There are two balconies. One has a Trump flag, and the one above it has a Biden flag.
Two University of Nebraska-Lincoln students display their support for the opposing presidential candidates outside their suites. Photo by John Grinvalds

The results of the 2016 Presidential Election blindsided many in the press and academia. Pollsters and pundits cast their lots for an easy, painless victory for the Democratic Party’s nominee, Hillary Clinton. John Hibbing, a University of Nebraska-Lincoln political science professor, was no different. 

But as vote counts from key swing states continued to roll in through the long night, Hibbing—and many in America—had to come to terms with a fact thought unthinkable just one year before: Donald Trump would lead America for four years. Hibbing said he also noticed some friends and family eagerly repeating Trump’s talking points.

He wondered why. Hibbing’s research on the topic led him to write his book, “The Securitarian Personality: What Really Motivates Trump’s Base and Why It Matters for the Post-Trump Era,” which was published on Sept. 1.

“This idea sprang from family and acquaintances, people who I admire and respect, who are die-hard Trump supporters,” Hibbing said. “I wanted to understand the depth and devotion of support for him. I think everyone needs to try to understand that.”

Hibbing’s thesis boils down to his view of political foundations. Our seething divisions, he said, are not unique to America, nor are they all merely symptoms of the times.

“The big idea is that at the core of all political divisions is the dispute between those who want to keep outsiders away, the securitarians, and those who want to give them a great big hug, what I call unitarians,” he said.

image002 1 240x300 - UNL professor’s book seeks to explain, understand Trump voters
UNL Professor John Hibbing’s book, titled “The Securitarian Personality,” published in early September. His research strives to show what motivates Trump supporters and why that will matter long after Trump leaves office. Photo courtesy of John Hibbing.

Hibbing said the primal dispute animates everything from heated Thanksgiving dinner discussions to the current and coarse nature of national political discourse. Unitarians, as Hibbing terms them, don’t think in terms of separating their in-group from their out-group, but for securitarians, Hibbing said that framework is a matter of survival.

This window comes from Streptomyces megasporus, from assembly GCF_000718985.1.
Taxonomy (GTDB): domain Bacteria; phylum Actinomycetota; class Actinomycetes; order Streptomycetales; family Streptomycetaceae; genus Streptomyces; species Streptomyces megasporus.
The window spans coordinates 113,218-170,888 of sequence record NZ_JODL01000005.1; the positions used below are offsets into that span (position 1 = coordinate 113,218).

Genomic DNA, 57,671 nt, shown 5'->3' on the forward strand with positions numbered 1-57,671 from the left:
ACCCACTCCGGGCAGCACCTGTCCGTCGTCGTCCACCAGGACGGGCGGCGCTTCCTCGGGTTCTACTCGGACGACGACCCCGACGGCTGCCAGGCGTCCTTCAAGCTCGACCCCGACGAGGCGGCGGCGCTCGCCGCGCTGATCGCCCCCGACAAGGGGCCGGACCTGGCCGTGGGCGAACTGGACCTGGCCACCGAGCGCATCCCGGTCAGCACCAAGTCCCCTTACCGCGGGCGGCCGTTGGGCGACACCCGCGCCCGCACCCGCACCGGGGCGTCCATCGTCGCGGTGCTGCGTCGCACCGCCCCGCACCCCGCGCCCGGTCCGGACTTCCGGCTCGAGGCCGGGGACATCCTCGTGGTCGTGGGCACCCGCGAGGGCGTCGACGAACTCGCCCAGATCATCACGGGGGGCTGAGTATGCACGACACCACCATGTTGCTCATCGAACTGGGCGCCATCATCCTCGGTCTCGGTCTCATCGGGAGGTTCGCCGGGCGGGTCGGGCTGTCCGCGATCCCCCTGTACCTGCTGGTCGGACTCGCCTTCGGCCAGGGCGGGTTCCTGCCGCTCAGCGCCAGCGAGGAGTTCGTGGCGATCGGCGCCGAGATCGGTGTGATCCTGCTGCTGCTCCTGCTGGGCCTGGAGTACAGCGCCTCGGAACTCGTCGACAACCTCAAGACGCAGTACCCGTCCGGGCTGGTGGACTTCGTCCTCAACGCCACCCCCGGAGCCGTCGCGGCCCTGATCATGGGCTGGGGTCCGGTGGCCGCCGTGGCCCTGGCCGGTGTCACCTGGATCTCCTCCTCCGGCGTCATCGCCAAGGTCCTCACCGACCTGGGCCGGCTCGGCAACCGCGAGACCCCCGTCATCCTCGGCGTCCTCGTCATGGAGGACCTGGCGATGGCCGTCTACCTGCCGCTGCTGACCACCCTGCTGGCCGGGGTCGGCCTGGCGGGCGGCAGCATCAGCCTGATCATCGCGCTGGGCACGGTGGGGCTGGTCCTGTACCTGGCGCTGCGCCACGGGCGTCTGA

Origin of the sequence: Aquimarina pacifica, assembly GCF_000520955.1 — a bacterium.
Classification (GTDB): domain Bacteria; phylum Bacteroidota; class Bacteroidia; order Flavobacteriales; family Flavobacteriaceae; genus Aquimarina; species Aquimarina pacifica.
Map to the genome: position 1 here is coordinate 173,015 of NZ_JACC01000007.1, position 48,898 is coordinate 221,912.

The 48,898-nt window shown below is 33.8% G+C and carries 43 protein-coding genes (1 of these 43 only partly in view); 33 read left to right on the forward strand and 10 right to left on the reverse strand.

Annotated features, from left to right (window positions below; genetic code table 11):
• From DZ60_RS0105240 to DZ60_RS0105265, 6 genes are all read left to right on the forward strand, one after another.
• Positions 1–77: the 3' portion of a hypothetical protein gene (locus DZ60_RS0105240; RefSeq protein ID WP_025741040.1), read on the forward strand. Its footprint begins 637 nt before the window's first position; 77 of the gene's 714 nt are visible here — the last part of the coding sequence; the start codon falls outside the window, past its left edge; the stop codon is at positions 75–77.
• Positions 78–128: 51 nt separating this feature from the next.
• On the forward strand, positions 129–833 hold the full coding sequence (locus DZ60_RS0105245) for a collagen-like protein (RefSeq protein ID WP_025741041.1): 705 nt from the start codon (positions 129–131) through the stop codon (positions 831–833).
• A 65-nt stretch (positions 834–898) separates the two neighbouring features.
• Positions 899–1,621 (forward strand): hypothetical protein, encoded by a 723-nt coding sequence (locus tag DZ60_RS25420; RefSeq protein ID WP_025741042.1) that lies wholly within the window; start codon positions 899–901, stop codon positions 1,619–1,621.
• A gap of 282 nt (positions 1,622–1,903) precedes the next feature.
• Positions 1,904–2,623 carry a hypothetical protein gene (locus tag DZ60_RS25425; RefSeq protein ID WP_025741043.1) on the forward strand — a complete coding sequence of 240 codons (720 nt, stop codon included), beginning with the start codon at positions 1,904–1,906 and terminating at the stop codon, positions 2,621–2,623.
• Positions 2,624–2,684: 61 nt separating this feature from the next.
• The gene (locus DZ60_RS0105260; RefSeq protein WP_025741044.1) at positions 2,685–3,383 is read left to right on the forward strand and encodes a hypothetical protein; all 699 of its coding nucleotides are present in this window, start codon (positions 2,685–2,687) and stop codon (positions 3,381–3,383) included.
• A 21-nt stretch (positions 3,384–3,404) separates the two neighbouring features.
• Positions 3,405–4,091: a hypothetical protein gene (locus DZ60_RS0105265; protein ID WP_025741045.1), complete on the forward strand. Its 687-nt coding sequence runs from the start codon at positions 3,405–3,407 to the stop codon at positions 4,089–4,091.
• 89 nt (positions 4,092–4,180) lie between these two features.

“I think threats from other human beings, especially the tribe over the other hill, are the biggest we’ve faced throughout our history,” he said. “It makes sense to me that it might have a heightened place in a fairly large slice of the population.”

Trump supporters don’t tend to see COVID-19 or climate change as a serious threat for precisely that reason, Hibbing said. Those issues aren’t driven by in-group or out-group dynamics; they’re concerns of health and science, he said.

Hibbing’s findings have contradicted the conception that conservatives are simply more fearful and anxious. 

Hibbing said conservatives—and especially the lockstep supporters of Trump—don’t so much as fear threats as attend to them. They find meaning and purpose in protecting those they consider to be in their in-group; they aren’t motivated by anxiety or precarity, he said.

“They don’t even need to feel threatened by immigrants,” he said. “Some Trump supporters actually think immigrants improve American society. But even they wanted immigration to stop. Their view is something like, ‘America for Americans and Bolivia for Bolivians.’”

Kloee Sander, a sophomore broadcasting and advertising major from Lincoln, said she doesn’t feel any disdain for migrants seeking a better life in the United States but does think the immigration system needs a hard reboot.

“We can’t treat immigrants inhumanely,” said Sander, who is taking Hibbing’s class covering the election. “But our immigration system is a mess and needs to be reset.”

R.J. Haskin, a senior political science major also enrolled in Hibbing’s class, said he feels America’s immigration system needs a drastic improvement. For Haskin, originally from Overland Park, Kansas, a wall is about national sovereignty and identity.

Both Sander and Haskin said they sometimes struggle to square their religion and morals with Trump’s bellicosity. Trump has had a history of accusations of racism and sexism, with his recent comments telling the violent Proud Boys group to “stand back and stand by” at the end of a long list.

“My vote for Donald Trump is not an endorsement of his character,” Haskin said. “It’s an acknowledgement that his overall policies and the people he surrounds himself with more closely align with my morals.”

Despite the many conservatives and securitarians in Nebraska, polls show Nebraska’s 2nd Congressional district is leaning blue. The Democratic Party’s nominee Joe Biden could be the first to pull a Nebraskan electoral vote since Barack Obama’s 2008 run.

Biden wasn’t Brady Klein’s first choice, though. Klein, a senior computer science major and an avid supporter of Bernie Sanders in 2016 and 2020, is backing Biden as a matter of “harm reduction.”

Hibbing has no doubt that the stakes of the election are historically high this year. He predicts that Biden will win, but he said he fears a narrow margin of victory. Any hint of doubt about the election could muddle the process and call into question its results, he said. This fear is especially prominent among many Americans given the concerns that Trump may not accept the election results.

But no matter how the election ends, Hibbing said the foundational issues—and the bitter divides—will stick with people long after November.

“Whether liberals like it or not, Trump supporters aren’t going anywhere,” Hibbing said. “And whether Trump supporters like it or not, liberals aren’t going anywhere. Trying to understand each other has got to be better than what we’re currently doing.”

Senior journalism major at UNL